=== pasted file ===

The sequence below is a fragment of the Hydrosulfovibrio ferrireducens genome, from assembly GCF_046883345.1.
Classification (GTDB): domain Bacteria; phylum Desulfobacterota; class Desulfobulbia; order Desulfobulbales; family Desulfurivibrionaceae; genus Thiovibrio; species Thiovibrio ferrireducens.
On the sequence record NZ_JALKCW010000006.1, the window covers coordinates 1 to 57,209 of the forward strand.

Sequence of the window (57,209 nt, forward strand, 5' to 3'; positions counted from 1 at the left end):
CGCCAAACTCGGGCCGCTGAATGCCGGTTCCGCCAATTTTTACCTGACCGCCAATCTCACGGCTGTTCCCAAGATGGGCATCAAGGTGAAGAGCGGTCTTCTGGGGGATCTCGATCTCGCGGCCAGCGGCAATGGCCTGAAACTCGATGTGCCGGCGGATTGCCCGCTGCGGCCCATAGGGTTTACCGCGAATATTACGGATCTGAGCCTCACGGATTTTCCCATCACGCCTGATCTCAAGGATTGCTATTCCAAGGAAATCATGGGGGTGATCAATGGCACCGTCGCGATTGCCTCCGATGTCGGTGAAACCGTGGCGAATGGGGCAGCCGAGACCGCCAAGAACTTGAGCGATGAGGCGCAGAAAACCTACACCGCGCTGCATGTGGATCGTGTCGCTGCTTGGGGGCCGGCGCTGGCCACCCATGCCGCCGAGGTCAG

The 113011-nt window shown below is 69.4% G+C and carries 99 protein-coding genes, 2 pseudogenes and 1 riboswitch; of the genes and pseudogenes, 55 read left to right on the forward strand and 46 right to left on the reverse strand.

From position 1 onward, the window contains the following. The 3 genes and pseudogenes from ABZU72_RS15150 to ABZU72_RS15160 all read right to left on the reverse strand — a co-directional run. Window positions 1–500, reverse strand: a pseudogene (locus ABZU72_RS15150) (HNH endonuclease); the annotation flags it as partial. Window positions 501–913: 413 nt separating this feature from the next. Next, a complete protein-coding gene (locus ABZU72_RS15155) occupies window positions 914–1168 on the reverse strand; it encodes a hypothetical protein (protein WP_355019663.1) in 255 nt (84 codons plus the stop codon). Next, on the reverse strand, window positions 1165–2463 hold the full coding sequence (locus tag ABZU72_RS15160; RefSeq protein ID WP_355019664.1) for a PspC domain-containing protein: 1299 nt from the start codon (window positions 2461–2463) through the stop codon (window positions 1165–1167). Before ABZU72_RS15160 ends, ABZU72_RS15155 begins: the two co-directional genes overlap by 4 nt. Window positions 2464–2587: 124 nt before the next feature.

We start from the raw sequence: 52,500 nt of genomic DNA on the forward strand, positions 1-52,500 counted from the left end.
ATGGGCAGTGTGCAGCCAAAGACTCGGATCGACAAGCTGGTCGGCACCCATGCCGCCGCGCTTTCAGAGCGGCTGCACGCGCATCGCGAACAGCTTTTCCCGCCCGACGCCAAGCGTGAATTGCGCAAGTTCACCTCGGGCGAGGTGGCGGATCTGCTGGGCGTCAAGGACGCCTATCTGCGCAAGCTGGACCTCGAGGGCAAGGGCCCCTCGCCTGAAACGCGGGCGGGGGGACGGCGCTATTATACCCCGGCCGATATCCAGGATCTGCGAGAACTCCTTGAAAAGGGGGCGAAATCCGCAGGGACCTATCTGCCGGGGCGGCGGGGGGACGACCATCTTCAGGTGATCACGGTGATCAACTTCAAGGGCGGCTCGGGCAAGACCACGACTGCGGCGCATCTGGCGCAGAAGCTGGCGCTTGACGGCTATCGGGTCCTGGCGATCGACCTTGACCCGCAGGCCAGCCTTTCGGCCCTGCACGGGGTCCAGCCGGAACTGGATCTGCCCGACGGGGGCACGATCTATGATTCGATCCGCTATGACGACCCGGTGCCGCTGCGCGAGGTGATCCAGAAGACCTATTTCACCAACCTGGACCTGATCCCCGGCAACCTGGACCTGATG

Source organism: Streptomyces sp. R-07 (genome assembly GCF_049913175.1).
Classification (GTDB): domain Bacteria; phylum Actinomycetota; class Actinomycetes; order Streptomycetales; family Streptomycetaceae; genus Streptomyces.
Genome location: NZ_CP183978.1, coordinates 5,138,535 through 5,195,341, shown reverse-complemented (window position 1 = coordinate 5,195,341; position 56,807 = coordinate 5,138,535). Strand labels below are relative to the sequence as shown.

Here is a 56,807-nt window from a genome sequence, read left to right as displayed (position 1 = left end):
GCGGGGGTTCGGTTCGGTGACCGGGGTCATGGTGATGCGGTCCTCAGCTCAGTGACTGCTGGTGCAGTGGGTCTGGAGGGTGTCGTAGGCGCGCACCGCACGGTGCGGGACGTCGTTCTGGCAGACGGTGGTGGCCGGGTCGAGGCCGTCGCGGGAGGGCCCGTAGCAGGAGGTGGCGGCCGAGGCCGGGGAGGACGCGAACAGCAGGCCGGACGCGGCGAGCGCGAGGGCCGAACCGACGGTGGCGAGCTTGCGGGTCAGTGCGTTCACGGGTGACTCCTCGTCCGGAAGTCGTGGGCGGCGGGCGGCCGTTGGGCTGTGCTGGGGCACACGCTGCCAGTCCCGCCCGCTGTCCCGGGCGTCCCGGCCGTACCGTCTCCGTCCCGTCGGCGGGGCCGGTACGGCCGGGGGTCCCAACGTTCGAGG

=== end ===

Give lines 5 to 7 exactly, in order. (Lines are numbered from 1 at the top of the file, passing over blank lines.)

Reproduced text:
CGCCAAACTCGGGCCGCTGAATGCCGGTTCCGCCAATTTTTACCTGACCGCCAATCTCACGGCTGTTCCCAAGATGGGCATCAAGGTGAAGAGCGGTCTTCTGGGGGATCTCGATCTCGCGGCCAGCGGCAATGGCCTGAAACTCGATGTGCCGGCGGATTGCCCGCTGCGGCCCATAGGGTTTACCGCGAATATTACGGATCTGAGCCTCACGGATTTTCCCATCACGCCTGATCTCAAGGATTGCTATTCCAAGGAAATCATGGGGGTGATCAATGGCACCGTCGCGATTGCCTCCGATGTCGGTGAAACCGTGGCGAATGGGGCAGCCGAGACCGCCAAGAACTTGAGCGATGAGGCGCAGAAAACCTACACCGCGCTGCATGTGGATCGTGTCGCTGCTTGGGGGCCGGCGCTGGCCACCCATGCCGCCGAGGTCAG

The 113011-nt window shown below is 69.4% G+C and carries 99 protein-coding genes, 2 pseudogenes and 1 riboswitch; of the genes and pseudogenes, 55 read left to right on the forward strand and 46 right to left on the reverse strand.

From position 1 onward, the window contains the following. The 3 genes and pseudogenes from ABZU72_RS15150 to ABZU72_RS15160 all read right to left on the reverse strand — a co-directional run. Window positions 1–500, reverse strand: a pseudogene (locus ABZU72_RS15150) (HNH endonuclease); the annotation flags it as partial. Window positions 501–913: 413 nt separating this feature from the next. Next, a complete protein-coding gene (locus ABZU72_RS15155) occupies window positions 914–1168 on the reverse strand; it encodes a hypothetical protein (protein WP_355019663.1) in 255 nt (84 codons plus the stop codon). Next, on the reverse strand, window positions 1165–2463 hold the full coding sequence (locus tag ABZU72_RS15160; RefSeq protein ID WP_355019664.1) for a PspC domain-containing protein: 1299 nt from the start codon (window positions 2461–2463) through the stop codon (window positions 1165–1167). Before ABZU72_RS15160 ends, ABZU72_RS15155 begins: the two co-directional genes overlap by 4 nt. Window positions 2464–2587: 124 nt before the next feature.